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Trulia launches interactive map of U.S. home price reductions

Trulia’s interactive mapping

Sometimes when a big company acquires a fledgling startup for their assets including talent, the talent often goes unused or wasted and they become integrated into a mega company and end up coding emailers or the like.

We are pleased to say this is not the case with Trulia’s 2010 acquisition of Movity. I was extremely passionate about Movity “selling out” and was terrified that the acquisition would waste some of the best talent in the business. We believed in Movity before the world even knew what they had planned.

Now called the “geo/social team,” which is a mixture of Movity talent and includes existing Trulia staff, the new talent pool team has launched what I consider to be their first signature project at Trulia in the form of interactive mapping to reflect Trulia’s Home Offer Report results of price reductions.

What we like about the interactive maps

The team’s creativity and data smarts ooze through every detail of the interactive mapping that shows average prices in a zip code, where price reductions are happening and how deep they are, how any days it takes for the average first price reduction to occur and the probability of a second reduction.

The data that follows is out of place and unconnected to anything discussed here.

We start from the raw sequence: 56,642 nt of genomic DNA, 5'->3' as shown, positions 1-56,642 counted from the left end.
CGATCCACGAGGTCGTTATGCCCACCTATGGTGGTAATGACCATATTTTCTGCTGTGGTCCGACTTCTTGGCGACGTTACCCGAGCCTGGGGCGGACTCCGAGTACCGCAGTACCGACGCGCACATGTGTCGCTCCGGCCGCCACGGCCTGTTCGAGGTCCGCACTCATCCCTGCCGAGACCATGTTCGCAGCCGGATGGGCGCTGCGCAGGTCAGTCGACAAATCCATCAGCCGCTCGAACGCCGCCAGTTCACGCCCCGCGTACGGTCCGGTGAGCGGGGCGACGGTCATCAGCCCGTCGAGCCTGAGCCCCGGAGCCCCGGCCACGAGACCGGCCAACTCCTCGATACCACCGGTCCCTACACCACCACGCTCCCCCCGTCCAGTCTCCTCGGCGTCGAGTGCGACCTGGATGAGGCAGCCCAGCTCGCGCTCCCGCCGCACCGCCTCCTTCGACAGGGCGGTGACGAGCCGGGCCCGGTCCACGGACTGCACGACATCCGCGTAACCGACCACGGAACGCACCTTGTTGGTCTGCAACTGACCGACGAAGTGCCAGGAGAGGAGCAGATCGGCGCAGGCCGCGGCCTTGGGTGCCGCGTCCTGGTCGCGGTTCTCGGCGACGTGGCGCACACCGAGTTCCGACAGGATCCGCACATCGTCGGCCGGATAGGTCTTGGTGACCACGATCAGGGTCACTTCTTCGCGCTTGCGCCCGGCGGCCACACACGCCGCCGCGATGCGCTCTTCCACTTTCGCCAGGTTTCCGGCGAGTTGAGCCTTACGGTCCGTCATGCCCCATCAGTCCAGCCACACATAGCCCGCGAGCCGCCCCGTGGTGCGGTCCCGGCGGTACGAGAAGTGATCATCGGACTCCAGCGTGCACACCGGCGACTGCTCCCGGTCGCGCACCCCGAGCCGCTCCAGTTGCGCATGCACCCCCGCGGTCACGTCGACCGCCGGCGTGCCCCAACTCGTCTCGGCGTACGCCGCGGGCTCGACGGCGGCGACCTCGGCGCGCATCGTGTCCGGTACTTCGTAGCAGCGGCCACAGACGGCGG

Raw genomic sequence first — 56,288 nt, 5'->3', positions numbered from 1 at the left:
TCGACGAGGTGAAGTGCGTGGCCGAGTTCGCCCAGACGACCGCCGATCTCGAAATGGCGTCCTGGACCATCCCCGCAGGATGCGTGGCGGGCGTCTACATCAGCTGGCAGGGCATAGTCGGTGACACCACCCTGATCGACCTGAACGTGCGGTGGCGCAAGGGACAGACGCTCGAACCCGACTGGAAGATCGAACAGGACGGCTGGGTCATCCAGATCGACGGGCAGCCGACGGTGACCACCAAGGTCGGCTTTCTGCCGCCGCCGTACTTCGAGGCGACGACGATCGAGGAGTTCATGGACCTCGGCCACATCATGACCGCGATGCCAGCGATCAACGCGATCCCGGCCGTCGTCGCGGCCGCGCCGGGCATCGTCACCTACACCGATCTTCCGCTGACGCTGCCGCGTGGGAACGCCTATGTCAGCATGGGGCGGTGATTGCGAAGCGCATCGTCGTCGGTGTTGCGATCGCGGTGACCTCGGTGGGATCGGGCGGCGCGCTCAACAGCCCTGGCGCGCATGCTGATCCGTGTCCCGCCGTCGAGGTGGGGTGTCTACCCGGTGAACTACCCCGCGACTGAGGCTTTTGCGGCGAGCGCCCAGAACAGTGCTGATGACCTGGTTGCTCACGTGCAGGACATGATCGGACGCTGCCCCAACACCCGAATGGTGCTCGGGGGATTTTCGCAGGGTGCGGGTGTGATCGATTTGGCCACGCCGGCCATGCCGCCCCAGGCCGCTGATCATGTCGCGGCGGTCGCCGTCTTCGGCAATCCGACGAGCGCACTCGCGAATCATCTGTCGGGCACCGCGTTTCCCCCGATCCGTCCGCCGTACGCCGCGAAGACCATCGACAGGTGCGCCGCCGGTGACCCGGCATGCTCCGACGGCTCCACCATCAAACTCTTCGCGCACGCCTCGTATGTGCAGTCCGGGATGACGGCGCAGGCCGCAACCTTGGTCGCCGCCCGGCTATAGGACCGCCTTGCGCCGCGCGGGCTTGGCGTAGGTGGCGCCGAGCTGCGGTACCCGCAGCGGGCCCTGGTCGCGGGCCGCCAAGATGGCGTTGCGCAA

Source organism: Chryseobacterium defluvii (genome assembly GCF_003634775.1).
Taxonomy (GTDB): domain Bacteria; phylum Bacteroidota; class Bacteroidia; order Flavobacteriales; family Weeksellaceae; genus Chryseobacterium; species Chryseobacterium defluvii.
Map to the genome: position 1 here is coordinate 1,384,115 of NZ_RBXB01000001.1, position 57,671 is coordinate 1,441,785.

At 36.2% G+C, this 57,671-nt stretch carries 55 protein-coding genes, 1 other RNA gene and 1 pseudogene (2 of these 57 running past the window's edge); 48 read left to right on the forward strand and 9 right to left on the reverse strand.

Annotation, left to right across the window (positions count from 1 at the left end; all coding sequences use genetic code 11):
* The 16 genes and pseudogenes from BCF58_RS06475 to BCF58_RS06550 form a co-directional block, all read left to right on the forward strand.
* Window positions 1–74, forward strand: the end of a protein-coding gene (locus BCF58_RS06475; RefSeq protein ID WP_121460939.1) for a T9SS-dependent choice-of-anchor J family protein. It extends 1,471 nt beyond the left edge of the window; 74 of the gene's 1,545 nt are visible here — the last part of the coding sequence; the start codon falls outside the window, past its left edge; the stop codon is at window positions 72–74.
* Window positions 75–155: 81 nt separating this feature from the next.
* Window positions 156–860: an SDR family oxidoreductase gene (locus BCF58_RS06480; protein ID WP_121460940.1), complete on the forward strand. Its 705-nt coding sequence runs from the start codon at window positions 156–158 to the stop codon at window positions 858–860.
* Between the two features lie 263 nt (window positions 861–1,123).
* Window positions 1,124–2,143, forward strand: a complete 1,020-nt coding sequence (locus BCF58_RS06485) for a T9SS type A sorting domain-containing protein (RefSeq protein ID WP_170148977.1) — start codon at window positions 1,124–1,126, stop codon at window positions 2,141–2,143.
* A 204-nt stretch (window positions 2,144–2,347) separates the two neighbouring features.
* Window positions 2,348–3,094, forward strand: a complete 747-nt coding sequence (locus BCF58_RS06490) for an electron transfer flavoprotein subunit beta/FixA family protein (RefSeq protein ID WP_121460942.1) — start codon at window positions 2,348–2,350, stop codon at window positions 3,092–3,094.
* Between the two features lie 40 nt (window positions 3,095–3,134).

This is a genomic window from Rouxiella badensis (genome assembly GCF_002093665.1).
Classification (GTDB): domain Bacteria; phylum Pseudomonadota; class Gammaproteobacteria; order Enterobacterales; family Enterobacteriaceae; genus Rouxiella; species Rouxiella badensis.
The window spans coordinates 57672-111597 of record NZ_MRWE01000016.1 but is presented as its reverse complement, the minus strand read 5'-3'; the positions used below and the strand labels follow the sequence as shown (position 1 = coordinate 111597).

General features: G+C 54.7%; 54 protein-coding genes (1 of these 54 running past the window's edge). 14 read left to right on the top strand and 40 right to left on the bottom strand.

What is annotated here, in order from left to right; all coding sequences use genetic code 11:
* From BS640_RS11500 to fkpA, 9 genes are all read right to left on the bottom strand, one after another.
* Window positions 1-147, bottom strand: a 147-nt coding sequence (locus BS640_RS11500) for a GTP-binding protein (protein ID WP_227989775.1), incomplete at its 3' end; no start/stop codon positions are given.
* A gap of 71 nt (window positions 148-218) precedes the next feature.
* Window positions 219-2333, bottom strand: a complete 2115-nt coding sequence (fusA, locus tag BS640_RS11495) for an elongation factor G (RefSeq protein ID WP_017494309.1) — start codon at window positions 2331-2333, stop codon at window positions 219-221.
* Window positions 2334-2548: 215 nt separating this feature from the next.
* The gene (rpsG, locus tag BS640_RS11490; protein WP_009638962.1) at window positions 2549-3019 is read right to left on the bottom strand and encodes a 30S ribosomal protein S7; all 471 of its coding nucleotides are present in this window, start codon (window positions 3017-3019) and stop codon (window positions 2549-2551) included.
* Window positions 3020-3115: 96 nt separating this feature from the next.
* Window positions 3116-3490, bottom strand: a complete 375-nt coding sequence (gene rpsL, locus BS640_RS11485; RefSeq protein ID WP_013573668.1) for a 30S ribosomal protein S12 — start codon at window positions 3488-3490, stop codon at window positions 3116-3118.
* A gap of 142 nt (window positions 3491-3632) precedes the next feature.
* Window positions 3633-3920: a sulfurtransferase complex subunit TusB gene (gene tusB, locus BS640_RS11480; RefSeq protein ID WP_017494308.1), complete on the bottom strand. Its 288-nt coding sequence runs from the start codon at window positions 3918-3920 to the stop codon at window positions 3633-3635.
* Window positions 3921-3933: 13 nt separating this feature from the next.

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Trulia says they’ve mapped almost 16,000 zip codes and we particularly enjoy that they’ve gotten away from the pastel colors and moved toward the geo/social team’s (specifically Movity’s) signature modern palette.

Using the word “Movity”

So for anyone who was like me that had doubts as to whether or not the talent from Movity would be squandered, the answer is a resounding no and we are really impressed with the new interactive maps and for the focus to be on improving the consumer experience which I know has always been part of the Movity team’s identity. And because of the success of this first project, I will no longer refer to them as Movity, rather as Trulia. I love this project!

CLICK HERE to play with the interactive price reductions map.

Lani is the COO and News Director at The American Genius, has co-authored a book, co-founded BASHH, Austin Digital Jobs, Remote Digital Jobs, and is a seasoned business writer and editorialist with a penchant for the irreverent.



  1. Tina Fine

    April 15, 2011 at 11:26 am

    Actually, this data doesn't help sellers. If the statistics that Movity so wonderfully compiles for Trulia shows a trend in your neighborhood, what do you do with the data? Do you set your asking price high to allow for later reductions that people expect you to make if you don't sell immediately? And If you set a reasonable price, do people expect you to reduce simply because that's what the data says usually happens? Averages are averages, they don't help buyers or sellers individually. With trends of ever increasing declines in prices, this data only benefits brokers who want a quick sale to get on to the next.

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